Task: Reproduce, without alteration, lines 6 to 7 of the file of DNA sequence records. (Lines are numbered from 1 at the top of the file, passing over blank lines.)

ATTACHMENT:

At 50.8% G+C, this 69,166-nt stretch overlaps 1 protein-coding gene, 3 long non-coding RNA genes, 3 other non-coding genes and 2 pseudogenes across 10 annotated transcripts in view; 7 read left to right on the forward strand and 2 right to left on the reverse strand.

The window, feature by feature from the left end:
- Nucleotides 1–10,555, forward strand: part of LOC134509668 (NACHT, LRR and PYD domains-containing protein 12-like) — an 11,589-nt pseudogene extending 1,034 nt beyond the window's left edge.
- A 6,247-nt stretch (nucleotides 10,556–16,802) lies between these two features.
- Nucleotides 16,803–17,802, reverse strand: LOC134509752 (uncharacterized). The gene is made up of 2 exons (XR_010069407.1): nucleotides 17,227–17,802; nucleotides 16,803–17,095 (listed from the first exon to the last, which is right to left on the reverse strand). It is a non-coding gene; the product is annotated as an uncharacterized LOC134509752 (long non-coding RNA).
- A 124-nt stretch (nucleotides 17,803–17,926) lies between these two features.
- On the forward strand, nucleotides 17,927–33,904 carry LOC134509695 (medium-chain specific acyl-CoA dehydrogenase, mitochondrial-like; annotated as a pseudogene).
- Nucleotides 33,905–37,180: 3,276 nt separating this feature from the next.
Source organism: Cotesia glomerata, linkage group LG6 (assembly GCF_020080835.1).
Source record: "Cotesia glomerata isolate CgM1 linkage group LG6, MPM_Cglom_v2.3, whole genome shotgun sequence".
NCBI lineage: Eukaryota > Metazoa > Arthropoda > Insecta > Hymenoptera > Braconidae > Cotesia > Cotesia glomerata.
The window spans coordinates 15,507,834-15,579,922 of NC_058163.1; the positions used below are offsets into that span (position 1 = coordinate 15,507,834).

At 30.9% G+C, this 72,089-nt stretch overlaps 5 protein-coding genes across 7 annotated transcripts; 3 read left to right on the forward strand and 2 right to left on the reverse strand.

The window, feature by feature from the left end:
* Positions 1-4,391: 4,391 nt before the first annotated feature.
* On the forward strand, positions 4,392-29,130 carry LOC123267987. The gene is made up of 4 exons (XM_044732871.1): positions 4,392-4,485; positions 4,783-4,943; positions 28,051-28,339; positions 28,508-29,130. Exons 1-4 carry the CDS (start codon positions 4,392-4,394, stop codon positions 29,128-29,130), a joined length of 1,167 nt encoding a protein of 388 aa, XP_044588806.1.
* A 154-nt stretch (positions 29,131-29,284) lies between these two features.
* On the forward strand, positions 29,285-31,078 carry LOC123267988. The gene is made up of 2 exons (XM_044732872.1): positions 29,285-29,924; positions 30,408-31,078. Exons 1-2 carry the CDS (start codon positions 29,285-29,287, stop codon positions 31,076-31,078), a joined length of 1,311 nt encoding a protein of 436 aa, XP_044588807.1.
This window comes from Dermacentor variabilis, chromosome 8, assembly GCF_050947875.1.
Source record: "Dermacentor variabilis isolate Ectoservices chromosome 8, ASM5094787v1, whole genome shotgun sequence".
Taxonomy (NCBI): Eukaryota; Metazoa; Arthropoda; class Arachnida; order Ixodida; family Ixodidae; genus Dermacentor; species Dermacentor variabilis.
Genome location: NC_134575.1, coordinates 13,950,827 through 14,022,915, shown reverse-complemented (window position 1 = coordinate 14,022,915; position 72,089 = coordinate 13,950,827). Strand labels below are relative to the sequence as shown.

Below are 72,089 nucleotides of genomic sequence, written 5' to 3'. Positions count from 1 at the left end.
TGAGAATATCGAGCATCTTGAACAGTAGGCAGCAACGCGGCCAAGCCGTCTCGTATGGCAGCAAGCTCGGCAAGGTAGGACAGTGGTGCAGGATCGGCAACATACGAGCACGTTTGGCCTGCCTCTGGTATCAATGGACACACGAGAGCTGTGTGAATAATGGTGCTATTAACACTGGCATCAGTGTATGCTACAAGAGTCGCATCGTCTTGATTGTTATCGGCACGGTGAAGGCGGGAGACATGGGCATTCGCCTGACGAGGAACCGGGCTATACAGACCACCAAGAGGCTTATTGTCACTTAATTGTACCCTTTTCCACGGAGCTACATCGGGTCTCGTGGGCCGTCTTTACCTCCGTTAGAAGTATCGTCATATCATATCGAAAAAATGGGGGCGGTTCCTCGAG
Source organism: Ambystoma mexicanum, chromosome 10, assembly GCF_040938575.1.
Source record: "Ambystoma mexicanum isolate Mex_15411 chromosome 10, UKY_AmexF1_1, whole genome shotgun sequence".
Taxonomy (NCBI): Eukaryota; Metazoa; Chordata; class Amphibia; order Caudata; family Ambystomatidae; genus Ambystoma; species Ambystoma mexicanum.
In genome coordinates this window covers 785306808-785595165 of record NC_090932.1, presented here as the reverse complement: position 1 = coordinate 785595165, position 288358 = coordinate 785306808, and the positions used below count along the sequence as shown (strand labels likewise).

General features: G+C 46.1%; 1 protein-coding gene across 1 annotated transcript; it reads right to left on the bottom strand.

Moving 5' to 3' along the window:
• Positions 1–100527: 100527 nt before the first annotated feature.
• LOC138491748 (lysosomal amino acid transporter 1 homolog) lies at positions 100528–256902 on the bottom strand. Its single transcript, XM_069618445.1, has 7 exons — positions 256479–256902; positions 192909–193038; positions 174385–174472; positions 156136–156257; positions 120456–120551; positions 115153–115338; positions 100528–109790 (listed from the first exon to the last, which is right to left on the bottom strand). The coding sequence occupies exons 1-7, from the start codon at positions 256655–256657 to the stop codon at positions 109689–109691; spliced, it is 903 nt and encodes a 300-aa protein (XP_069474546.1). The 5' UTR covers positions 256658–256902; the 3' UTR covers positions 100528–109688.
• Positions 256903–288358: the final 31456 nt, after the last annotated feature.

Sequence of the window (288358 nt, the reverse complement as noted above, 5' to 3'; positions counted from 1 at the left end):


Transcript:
- A 124-nt stretch (nucleotides 17,803–17,926) lies between these two features.
- On the forward strand, nucleotides 17,927–33,904 carry LOC134509695 (medium-chain specific acyl-CoA dehydrogenase, mitochondrial-like; annotated as a pseudogene).